Restaurant bodies have urged the Maharashtra government to allow eateries and bars to re-open in the state, as Delhi prepares to usher in guests at its bars and pubs on Wednesday. Last week, the Maharashtra government had permitted hotels to reopen with full capacity, allowing restaurants within these properties to operate only for in-house guests.
The Hotel and Restaurant Association of Western India (HRAWI) said it was important to permit all eateries and bars to reopen in the state, since their survival rate had fallen sharply on account of the Covid-19 pandemic and lockdown.
"Restaurants are the backbone of the food services industry and kick-starting operations with dine-in services is the need of the hour in Maharashtra. Permitting sale of alcohol at restaurants like it has been allowed in Delhi, Haryana and Goa should also be considered," Gurbaxish Singh Kolhi, president, HRAWI, said.
A recent report by the National Restaurant Association of India (NRAI) had said that a third of eateries and bars had shut permanently between April and August in the country, due to the pandemic and lockdown.
Mumbai is a key consumption centre along with Delhi, constituting nearly 25 per cent of the food services market, according to industry experts. Metros such as Bengaluru, Hyderabad, Kolkata and Ahmedabad make up another 20 per cent, they said.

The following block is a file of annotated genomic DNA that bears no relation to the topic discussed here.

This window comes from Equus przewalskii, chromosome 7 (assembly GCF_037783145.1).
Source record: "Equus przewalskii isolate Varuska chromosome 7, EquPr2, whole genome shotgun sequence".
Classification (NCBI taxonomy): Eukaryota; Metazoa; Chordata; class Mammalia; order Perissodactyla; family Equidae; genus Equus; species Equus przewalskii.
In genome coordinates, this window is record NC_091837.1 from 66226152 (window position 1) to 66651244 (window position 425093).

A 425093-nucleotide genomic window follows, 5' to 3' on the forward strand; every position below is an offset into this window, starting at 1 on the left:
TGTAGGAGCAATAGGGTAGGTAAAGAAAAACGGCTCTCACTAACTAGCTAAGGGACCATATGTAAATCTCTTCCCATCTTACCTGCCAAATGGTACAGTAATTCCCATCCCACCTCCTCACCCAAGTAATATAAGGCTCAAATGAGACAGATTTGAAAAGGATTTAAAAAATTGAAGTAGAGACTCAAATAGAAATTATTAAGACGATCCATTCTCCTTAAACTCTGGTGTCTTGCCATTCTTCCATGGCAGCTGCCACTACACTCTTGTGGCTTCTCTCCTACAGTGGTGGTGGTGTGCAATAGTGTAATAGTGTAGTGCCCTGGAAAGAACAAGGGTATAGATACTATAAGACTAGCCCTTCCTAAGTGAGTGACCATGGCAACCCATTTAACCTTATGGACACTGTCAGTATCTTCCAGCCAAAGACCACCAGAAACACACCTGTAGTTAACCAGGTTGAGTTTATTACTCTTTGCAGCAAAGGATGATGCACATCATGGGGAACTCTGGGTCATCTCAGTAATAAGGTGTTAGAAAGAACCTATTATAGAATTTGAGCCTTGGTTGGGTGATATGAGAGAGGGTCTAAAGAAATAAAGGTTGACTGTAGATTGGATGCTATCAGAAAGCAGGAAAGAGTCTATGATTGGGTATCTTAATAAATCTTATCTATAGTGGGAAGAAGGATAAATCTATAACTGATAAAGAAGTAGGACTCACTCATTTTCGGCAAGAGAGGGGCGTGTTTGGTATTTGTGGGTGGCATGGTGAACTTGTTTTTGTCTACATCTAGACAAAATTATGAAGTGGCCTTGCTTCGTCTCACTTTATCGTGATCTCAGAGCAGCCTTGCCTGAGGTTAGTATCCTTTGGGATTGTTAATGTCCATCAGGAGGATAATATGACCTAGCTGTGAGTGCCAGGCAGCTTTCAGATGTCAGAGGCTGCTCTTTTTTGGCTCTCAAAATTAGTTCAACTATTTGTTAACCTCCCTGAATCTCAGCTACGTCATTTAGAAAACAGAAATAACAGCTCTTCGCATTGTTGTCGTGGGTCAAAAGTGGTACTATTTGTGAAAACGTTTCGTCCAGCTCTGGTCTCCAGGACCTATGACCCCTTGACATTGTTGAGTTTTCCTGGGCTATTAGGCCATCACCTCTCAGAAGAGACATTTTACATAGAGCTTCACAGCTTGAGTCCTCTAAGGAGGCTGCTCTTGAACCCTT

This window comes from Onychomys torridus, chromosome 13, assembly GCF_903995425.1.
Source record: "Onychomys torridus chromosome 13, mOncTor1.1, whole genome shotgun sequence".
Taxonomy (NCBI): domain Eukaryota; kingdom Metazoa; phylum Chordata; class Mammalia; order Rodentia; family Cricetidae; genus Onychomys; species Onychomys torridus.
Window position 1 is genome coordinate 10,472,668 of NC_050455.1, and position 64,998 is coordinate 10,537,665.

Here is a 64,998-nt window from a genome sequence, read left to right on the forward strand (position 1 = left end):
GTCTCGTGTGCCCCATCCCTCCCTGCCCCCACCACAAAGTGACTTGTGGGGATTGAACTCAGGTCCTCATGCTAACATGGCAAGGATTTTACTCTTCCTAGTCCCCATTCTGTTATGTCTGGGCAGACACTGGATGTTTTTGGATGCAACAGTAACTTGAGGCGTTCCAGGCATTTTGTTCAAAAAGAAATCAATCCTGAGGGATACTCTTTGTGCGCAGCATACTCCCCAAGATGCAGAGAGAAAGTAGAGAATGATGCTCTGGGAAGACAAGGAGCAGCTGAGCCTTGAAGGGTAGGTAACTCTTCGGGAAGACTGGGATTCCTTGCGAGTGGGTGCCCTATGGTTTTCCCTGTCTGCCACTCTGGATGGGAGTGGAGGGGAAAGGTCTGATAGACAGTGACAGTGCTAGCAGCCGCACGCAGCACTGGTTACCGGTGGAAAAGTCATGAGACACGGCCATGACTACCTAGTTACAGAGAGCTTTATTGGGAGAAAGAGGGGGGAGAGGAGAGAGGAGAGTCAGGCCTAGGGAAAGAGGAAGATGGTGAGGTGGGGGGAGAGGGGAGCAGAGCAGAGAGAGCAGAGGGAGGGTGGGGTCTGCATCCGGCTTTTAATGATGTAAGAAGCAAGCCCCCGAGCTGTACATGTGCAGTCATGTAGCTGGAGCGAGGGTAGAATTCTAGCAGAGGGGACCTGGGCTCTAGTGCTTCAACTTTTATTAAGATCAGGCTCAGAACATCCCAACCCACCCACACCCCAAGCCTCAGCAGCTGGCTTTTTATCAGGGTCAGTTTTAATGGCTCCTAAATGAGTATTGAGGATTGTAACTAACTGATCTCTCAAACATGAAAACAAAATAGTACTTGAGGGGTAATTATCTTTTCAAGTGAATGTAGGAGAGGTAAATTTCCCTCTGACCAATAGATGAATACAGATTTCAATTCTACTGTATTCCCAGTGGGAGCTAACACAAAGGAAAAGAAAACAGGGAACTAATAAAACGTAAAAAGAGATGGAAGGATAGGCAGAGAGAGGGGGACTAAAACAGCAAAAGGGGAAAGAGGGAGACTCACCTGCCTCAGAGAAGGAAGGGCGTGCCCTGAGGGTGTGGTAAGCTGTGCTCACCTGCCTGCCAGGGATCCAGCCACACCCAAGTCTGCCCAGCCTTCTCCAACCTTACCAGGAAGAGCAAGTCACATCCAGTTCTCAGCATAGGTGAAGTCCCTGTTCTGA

While most other states had allowed bars and restaurants to re-open in a graded manner, Maharashtra had bucked the trend, Anurag Katriar, president, NRAI said. "Understandably, the state government has been doing this in response to the Covid situation that prevails in Maharashtra. But when most other businesses have been permitted with strict guidelines and protocols in the state, it is high time the restaurant sector is also considered for re-opening," he said.
60 per cent of the total restaurant market in India remains unorganised, while 40 per cent is organised.
Though store closures have been rampant in the unorganised market, since the pandemic and lockdown began in March, organised players are now shutting unprofitable outlets.
Last week, Jubilant FoodWorks, which runs Domino's stores in the country, said it was shutting over 100 dine-in restaurants, since they were not generating enough business. More organised players are expected to follow suit as restaurant owners strive to keep profitable stores going.
Some experts argue that delivery sales are compensating for the loss of dine-in business to some extent at large outlets, but Katriar says small and medium food service operators are not geared for this. Even large outlets, he says, are feeling the pressure, since dine-in remains a significant part of the traditional restaurant business. Industry estimates peg the share of dine-in sales at about 65-70 per cent and delivery sales at about 30-35 per cent of total sales for a restaurant.
"The point about delivery works well for the quick-service restaurants, but even they are keeping a close watch on their overheads. All players are reorienting themselves to make dine-in safe because getting back these consumers will be critical to the business," Katriar says.